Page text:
Full post here, 10 mins read

Cold start/warm start with AWS Lambda

Programming language can impact the duration of a cold start in Lambda: Java and C# are typically slower to initialize than Go, Python or Node but they perform better on warm calls.
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Cold start/warm start with AWS Lambda

  • Programming language can impact the duration of a cold start in Lambda: Java and C# are typically slower to initialize than Go, Python or Node but they perform better on warm calls.
  • Adding a framework to structure the code deployed in Lambda increases execution time with cold calls, which can be minimized by using a serverless-oriented framework as opposed to a web framework. Typically, frameworks don’t impact warm calls.
  • In serverless applications, one way to avoid cold starts is to keep Lambda warm beyond its fixed 5-minute life by preventing it from being unloaded. You can do this by setting up a cron to invoke Lambda at regular intervals. However, AWS Lambda will still reset every 4 hours and autoscaling must be taken into account.
  • To avoid cold starts in case of concurrent calls from automatic autoscaling, make pools of Lambda instances kept warm as above; but you will need to determine an optimal number to avoid wasting resources.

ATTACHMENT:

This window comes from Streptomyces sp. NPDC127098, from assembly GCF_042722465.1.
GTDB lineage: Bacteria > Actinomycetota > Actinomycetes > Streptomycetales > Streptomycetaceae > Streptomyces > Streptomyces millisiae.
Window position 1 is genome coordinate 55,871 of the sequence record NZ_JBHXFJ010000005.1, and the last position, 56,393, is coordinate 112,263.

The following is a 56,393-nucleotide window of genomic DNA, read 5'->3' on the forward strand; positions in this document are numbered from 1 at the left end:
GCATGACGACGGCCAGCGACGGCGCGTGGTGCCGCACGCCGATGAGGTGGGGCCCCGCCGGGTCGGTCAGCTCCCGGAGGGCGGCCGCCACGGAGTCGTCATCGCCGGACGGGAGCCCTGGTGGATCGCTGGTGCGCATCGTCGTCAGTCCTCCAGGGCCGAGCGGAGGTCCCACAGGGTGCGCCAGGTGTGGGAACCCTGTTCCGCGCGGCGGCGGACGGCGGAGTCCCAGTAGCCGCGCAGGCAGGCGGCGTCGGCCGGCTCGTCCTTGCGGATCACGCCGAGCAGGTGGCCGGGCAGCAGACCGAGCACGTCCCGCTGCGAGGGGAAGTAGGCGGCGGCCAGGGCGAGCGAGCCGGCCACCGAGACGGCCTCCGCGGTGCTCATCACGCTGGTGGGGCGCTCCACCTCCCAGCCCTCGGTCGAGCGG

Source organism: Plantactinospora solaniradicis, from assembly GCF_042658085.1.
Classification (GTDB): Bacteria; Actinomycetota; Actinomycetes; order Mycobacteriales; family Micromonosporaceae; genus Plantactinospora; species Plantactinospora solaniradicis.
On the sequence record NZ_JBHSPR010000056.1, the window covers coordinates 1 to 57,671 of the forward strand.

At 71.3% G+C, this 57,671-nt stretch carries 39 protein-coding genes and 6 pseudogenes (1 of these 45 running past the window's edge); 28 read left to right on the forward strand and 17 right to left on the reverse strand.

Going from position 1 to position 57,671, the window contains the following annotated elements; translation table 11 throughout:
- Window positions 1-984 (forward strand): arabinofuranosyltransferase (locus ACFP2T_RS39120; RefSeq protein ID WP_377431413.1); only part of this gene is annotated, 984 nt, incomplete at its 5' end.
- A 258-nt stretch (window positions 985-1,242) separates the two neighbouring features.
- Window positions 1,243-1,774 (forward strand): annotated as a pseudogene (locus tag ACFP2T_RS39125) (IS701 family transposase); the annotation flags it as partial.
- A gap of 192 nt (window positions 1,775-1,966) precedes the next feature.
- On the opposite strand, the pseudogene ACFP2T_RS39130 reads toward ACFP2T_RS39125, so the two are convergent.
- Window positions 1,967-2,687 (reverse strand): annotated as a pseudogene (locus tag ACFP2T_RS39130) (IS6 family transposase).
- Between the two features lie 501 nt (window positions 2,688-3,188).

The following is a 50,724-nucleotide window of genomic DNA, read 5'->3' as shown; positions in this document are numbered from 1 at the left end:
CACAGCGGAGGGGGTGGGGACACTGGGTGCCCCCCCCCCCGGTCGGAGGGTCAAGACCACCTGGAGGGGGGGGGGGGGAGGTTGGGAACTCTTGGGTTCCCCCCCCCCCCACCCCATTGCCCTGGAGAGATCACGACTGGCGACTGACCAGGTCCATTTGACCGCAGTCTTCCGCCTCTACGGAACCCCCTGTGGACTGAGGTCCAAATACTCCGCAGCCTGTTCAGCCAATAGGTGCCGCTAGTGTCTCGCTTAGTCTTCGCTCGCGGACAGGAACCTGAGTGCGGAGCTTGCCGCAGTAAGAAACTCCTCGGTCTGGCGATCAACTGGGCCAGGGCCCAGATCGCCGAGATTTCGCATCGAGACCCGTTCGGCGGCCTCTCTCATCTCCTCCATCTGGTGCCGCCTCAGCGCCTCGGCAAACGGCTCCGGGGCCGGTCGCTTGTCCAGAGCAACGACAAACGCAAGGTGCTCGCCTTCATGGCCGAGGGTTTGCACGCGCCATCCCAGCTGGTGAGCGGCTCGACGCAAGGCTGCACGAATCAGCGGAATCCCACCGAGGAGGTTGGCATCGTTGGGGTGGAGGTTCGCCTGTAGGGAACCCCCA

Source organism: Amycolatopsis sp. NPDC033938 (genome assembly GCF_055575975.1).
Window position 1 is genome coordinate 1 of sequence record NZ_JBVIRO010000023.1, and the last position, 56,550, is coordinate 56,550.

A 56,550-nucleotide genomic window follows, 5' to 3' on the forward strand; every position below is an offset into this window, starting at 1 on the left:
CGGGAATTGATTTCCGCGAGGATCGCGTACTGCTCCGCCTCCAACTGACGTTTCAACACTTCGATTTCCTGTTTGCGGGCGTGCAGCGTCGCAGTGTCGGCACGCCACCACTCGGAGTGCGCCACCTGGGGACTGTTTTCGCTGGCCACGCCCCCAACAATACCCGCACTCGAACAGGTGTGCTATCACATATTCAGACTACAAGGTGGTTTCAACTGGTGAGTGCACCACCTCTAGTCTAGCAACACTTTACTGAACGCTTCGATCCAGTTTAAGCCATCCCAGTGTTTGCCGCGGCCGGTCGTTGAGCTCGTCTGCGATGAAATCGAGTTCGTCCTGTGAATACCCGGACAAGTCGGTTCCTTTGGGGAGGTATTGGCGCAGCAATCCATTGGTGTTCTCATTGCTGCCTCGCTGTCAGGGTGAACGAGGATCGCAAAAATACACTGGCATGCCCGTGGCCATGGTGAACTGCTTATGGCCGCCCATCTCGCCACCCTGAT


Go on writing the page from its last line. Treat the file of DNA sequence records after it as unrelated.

Full post here, 11 mins read

5 tips for building apps with the Serverless framework and AWS Lambda

Serverless works well with a microservice-style architecture. You should limit the scope of services and functions you use. Lambda functions shouldn’t persist any data or session information in the environment beyond the lifetime of a single request.
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5 tips for building apps with the Serverless framework and AWS Lambda

  • Serverless works well with a microservice-style architecture. You should limit the scope of services and functions you use.
  • Lambda functions shouldn’t persist any data or session information in the environment beyond the lifetime of a single request.
  • However, Lambda might reuse your function instances to make performance optimizations. So, you should optimise for your functions for reuse.
  • Cold starts are a problem with AWS Lambda. Reduce latency by keeping containers warm.
  • Use dependency injection to make your functions easily testable. Write integration tests, both locally and on deployments.

Full post here, 6 mins read